Their only option is to become not free, to require paid subscription. If there is a financial arrangement with users, then there is a strong link to the user's identity too. Users wanting to post dodgy material are going to think twice about it, or wind up in jail.
That'll put a dent in their business model.
A subscription fee. Very Compuserve. Very AOL.
"Their only option is to become not free, to require paid subscription. If there is a financial arrangement with users, then there is a strong link to the user's identity too. Users wanting to post dodgy material are going to think twice about it, or wind up in jail. That'll put a dent in their business model."
Well said! Sadly for the tech giants, there's no legal principle that says the law has to accommodate your preferred business model. Moreover, whilst I'm not certain of the current legal position around the world, it seems to me that those who deal with consumers, rather than B2B, should be obliged to obey the law of the country where the consumer lives. Otherwise, the practical difficulties of bringing a case in a foreign country makes the business almost literally outlaws as far as the consumer is concerned.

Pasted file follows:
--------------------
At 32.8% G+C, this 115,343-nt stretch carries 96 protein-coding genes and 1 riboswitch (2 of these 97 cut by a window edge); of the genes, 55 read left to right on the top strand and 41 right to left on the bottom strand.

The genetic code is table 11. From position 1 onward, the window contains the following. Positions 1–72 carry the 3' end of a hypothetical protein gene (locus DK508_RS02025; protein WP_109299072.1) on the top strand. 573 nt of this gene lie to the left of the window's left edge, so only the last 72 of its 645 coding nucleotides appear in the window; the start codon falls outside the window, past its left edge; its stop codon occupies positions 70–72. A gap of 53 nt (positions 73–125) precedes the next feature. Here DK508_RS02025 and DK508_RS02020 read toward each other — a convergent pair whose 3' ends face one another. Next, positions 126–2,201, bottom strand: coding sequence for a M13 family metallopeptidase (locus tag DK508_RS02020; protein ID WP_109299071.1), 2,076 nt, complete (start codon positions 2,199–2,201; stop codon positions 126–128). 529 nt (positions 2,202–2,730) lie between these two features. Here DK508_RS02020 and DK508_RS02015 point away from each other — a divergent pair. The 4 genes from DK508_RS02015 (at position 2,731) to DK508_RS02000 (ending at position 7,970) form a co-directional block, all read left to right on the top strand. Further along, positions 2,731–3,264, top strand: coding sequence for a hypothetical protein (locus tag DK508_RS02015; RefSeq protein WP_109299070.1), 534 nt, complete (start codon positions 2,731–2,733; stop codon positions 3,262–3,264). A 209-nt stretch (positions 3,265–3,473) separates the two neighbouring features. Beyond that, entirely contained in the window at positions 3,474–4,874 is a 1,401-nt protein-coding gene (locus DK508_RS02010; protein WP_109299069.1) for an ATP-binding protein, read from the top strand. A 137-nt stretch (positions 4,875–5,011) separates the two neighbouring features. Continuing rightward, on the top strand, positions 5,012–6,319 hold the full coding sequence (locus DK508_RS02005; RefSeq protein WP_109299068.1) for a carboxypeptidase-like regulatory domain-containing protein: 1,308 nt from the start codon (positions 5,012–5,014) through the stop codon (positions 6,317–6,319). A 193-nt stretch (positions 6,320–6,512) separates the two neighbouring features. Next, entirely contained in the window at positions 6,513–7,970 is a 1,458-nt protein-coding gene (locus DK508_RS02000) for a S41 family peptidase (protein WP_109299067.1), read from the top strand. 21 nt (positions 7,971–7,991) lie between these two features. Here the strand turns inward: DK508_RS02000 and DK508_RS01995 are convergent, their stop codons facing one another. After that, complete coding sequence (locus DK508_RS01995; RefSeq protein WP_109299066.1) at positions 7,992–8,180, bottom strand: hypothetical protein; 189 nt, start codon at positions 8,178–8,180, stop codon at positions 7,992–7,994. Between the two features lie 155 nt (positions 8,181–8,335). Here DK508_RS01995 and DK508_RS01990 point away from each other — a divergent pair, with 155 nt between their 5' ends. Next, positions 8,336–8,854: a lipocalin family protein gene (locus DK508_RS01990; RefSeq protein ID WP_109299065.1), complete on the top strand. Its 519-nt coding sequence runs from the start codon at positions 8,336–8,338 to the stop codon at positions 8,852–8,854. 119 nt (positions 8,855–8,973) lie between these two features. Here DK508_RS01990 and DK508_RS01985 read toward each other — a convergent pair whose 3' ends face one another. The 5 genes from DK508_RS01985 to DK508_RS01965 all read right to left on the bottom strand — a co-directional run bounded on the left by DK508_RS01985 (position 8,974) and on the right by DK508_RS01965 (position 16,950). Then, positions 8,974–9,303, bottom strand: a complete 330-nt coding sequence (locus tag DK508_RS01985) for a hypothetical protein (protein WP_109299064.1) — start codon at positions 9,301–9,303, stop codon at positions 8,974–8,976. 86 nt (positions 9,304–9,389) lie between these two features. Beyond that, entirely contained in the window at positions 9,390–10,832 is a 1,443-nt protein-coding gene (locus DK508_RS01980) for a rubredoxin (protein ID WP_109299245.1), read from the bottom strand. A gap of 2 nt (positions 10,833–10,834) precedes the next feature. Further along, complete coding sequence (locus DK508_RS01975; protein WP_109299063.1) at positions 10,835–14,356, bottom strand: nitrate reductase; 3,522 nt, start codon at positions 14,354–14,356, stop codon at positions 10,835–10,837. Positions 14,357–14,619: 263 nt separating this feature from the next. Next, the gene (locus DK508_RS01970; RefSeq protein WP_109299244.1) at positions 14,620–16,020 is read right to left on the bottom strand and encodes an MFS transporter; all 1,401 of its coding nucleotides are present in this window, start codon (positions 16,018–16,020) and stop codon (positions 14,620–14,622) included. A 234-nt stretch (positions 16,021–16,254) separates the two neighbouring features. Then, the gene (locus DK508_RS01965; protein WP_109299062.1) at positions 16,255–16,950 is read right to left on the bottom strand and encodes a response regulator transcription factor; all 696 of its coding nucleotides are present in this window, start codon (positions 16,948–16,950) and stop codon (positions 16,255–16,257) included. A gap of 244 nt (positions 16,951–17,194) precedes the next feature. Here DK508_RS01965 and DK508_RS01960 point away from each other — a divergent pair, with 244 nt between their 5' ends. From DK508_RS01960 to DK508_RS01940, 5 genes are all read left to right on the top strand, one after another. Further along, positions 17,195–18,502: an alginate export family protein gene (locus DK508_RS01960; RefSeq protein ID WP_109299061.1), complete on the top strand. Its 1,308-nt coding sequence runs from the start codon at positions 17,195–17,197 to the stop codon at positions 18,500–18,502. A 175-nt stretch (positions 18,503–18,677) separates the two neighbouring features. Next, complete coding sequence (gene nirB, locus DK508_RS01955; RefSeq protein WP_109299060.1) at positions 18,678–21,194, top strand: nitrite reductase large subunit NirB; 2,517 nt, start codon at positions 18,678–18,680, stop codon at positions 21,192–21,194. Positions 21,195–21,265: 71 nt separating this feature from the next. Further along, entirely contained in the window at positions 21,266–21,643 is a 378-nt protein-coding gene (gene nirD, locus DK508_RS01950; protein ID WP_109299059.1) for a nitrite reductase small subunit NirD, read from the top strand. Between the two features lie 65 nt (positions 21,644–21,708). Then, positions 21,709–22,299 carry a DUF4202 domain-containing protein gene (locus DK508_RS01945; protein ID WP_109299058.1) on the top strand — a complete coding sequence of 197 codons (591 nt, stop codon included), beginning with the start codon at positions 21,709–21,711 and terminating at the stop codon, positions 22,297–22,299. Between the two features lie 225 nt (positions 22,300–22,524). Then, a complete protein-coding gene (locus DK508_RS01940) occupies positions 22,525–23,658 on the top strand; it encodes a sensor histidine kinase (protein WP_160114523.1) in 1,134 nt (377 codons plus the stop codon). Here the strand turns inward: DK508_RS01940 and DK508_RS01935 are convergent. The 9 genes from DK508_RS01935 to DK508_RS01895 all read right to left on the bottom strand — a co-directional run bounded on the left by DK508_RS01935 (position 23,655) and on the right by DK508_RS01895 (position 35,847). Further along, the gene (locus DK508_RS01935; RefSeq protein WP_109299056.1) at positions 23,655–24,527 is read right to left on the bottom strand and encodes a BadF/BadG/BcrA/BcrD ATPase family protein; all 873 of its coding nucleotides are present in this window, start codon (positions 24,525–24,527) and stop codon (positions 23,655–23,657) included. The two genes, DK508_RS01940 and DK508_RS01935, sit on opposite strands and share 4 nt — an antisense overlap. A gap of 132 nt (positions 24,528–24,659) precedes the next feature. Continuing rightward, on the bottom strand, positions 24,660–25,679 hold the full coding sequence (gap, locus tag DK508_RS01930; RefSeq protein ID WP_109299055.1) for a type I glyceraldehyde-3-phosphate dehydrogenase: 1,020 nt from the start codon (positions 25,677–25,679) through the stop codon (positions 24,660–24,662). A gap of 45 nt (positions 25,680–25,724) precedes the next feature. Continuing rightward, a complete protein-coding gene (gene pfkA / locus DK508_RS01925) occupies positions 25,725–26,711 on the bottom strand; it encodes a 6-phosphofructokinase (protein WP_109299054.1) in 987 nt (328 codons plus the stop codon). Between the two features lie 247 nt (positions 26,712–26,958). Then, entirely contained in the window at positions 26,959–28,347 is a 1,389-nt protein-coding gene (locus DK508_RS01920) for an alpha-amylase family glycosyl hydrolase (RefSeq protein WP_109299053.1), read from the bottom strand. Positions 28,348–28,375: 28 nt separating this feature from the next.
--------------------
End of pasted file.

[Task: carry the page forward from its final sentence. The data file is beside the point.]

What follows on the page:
Society should protect the anonymity of those reading the internet (so, sorry advertisers), but ultimately cannot tolerate the anonymity of those writing it (so, sorry social media). (By anonymity I mean whether a court can find out who you are rather than whether your current handle allows anyone else to do so.)
> Society should protect the anonymity of those reading the internet (so, sorry advertisers), but ultimately cannot tolerate the anonymity of those writing it (so, sorry social media).
Writers deserve anonymity too. Without it, you could be fired, blackballed, sued, jailed, or lynched for an offhand remark 10 years prior taken out of context in a future witch-hunt era.